STILLWATER, Okla. – The last time a Big Ten Conference program won an NCAA men’s golf title was in 2002. Played at Ohio State University’s Scarlet Course, the Minnesota Gophers edged second-place Georgia Tech by four shots.
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|Sure, Georgia Tech leads the NCAA Division I Men’s Championship, but the story may be further down the bunched-up leaderboard, where several teams will have a fight on their hands Thursday.|
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But other than the Gophers, only two other schools have claimed titles since 1945. Ohio State won a title in 1979; Purdue won the team title the same year a young Jack Nicklaus was medalist. The Buckeyes were also team champions as World War II was coming to a close in 1945.
There have been plenty of individual accolades. Last season, Illinois’ Scott Langley claimed individual honors. Northwestern’s Luke Donald (1999) and Ohio State’s Nicklaus (1961) are a few of the past winners representing the Big Ten.
In other words, the Big Ten hasn’t exactly dominated collegiate golf since WWII.
After two days of the 2011 NCAA Championships, however, a pair of Big Ten schools are trying to make the final eight and qualify for Match Play.
Illinois has been to the NCAA finals 18 times, but only four times have they finished among the top 10 – and all four times were prior to 1951. But 36 holes into this week’s tournament the Illini find themselves at 2-over-par and in third place.
Luke Guthrie shot 69 and Chris DeForest and Mason Jacobs each shot par to help give Illinois a 1-under 287. If you told head coach Mike Small that 2010 NCAA medalist Scott Langley would shoot 86 on Day 2 and his team would be in the top five, he wouldn’t have believed you.
“We’re in the middle of this thing,” Small said after Tuesday’s round. “To be in it to the end, we have to come out and get on them early and keep it going because this course can grab you. This course is just full of adversity, but I like the way the guys handled the adversity.”
“That was an example of a true team atmosphere,” Small added Wednesday. “We took care of business. Every day is it’s own day and every shot’s its own shot. You can’t look back; you can’t look forward. That’s the approach we need to have tomorrow.”
Ohio State, coached by former Oklahoma State assistant Donnie Darr, did not qualify for the finals in 2010 after appearing in 2009 for the first time since 1998. Darr is trying to bring a program with 46 NCAA finals appearances back to prominence.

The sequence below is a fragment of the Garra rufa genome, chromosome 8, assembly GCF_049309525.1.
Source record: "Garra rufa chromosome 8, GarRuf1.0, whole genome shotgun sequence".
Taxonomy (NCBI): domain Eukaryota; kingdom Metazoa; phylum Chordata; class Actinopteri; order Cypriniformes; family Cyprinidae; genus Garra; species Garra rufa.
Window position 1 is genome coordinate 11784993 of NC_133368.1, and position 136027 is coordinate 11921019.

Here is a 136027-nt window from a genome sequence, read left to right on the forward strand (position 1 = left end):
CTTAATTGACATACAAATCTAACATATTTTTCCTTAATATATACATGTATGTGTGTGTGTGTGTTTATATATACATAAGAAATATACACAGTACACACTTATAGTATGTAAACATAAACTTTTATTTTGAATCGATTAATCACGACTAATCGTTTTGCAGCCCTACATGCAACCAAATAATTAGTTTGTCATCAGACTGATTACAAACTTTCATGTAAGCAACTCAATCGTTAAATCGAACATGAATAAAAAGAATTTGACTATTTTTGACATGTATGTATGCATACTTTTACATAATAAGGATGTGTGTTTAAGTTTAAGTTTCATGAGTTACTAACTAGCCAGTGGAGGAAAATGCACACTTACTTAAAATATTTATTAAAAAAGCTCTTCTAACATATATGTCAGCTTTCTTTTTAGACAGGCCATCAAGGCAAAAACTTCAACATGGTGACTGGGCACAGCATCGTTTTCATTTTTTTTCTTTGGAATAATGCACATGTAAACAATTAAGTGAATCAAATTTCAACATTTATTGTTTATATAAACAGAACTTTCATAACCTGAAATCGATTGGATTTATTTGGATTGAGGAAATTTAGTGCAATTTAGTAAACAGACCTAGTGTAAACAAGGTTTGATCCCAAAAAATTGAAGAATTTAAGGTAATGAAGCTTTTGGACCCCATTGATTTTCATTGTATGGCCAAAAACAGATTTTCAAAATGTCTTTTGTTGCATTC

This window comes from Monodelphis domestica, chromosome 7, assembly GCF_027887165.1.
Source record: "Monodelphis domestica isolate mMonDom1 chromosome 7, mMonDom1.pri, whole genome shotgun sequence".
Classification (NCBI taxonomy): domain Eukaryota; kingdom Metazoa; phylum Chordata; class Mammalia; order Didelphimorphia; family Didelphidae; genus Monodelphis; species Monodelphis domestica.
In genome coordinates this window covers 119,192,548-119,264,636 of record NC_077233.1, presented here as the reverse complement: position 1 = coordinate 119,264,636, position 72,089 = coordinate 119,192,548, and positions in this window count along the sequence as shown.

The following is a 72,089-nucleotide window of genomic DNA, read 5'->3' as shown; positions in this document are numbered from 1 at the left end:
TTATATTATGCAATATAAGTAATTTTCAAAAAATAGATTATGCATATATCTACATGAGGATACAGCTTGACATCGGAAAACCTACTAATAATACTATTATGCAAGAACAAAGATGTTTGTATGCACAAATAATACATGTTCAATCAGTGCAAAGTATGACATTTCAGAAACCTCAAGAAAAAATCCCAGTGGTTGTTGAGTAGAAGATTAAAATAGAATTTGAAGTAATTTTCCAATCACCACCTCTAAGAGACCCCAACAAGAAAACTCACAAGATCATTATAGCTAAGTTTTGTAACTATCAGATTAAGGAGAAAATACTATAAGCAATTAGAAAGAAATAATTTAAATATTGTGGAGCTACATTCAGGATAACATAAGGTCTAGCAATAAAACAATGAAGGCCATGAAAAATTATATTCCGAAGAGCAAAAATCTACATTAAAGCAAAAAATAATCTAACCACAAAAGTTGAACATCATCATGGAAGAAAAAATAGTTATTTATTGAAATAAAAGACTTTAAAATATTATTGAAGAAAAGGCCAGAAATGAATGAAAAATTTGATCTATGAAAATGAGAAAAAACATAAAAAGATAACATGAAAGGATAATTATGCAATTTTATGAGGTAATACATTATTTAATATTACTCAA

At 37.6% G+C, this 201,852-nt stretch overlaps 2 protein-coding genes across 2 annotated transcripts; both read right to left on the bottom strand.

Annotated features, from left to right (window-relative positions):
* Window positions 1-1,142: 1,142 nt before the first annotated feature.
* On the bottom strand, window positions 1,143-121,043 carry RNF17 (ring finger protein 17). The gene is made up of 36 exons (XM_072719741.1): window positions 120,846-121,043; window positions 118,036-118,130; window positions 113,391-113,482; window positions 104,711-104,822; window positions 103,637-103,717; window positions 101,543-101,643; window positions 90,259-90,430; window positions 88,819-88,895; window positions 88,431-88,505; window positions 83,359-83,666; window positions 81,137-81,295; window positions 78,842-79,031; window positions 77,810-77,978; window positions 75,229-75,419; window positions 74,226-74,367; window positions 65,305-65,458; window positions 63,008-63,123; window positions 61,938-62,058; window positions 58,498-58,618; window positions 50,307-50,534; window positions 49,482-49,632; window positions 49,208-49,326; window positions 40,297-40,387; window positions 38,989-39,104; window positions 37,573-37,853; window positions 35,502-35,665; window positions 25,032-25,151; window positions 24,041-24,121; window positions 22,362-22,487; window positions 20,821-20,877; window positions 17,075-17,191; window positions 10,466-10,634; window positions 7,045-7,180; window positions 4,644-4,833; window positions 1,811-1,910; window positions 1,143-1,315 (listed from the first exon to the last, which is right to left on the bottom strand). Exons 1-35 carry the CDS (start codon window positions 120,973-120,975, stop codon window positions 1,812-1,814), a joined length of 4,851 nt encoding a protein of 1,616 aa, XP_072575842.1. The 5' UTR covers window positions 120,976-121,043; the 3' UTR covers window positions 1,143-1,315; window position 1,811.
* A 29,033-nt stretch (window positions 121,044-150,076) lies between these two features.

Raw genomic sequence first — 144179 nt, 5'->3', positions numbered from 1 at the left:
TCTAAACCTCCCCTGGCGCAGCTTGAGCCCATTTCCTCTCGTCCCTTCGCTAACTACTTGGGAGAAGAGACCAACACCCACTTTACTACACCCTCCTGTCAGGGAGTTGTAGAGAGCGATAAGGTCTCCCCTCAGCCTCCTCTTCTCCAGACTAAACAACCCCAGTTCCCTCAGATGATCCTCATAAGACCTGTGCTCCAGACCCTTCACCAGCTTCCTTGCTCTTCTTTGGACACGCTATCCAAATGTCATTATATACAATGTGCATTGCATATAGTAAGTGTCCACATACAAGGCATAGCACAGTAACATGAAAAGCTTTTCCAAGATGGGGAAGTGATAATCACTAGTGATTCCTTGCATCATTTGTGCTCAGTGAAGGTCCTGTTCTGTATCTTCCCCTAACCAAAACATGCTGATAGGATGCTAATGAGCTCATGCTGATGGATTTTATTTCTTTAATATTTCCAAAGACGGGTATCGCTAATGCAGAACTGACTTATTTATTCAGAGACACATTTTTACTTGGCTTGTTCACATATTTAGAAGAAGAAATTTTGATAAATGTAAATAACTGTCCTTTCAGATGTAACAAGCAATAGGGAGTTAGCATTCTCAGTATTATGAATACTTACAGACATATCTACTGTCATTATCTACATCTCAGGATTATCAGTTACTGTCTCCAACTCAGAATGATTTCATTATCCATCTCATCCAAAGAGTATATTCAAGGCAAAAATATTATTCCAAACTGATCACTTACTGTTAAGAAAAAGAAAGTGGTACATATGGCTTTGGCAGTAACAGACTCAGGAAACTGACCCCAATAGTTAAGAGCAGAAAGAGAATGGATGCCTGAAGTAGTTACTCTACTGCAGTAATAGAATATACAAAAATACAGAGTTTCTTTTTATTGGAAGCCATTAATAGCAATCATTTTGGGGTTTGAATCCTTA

The tradition is not lost on three Buckeye seniors and a squad with three Ohio natives.
Ohio State started their round in third but an 11-over 299 dropped them into a tie for eighth with Texas A&M.
Columbus native Bo Haig opened the tournament with a 71. He grinded his way to a 75 in Round 2.
Michael Cress and Alex Redfield, both Ohioans, shot 75 on Wednesday.
In order to make the final eight all of them know it will take a better round on Day 3.
“We played the hard holes really well today,” said Darr. “All in all, we played pretty well. You can’t lose focus an any shot and we let a couple get away. That can happen out here, though. Hopefully we can forget about the bad shots and put some together [Thursday].
“The biggest thing I’ve had to do is change their perception of what success is. At times, they’ve lacked some confidence to finish and that might have shown a bit today.”
“I didn’t look at any scores [Thursday],” said Haig. “The first two days of this thing you can’t do that, just take it one shot at a time. This course forces you to take your time, to really focus on every shot. I think this course is similar to [Scarlet] so it prepared us. [Karsten] probably punishes you a little more for bad shots. You have to understand that over the course of 54 holes you are going to hit some bad shots and have to do your best to get out of dodge.”
Haig expects to have some fun on Day 3.
“This is what you play for,” said Haig. “It’s definitely going to be a blast.”
With all the negative news coming out of Columbus this week, having a chance to play for a national championship wouldn’t hurt Buckeye fans.
“We made an agreement after [Monday night]. We talked a little bit and we said we’re not going to talk about it anymore,” said Darr. “We’re just going to worry about what we can control.”
Michigan, a finals qualifier 20 times, is the only Big Ten school to make the final eight since match play was included. The Wolverines, Iowa and Northwestern are also in Stillwater but have much work to do on Thursday if they are to continue.
Iowa, at 20-over is 11 shots behind sixth-place Oklahoma State and just eight behind eighth-place Augusta State.
Wolverine Lion Kim has been steady, shooting rounds of 72 and 70 for a 2-under total. After opening with a 307, Michigan rebounded with a 292 on Wednesday and is three shots back of the Hawkeyes.
“We had five Big Ten teams and Kent State is also here and that shows the quality of players and coaches in the Midwest,” said Darr. “It would be nice to push two or three into that final eight [Thursday].”
Michigan was the first team outside the Ivy League to win a title, winning back-to-back trophies in 1934 and ’35. From 1897 to 1933 either Yale, Harvard, Princeton or Dartmouth was NCAA champion.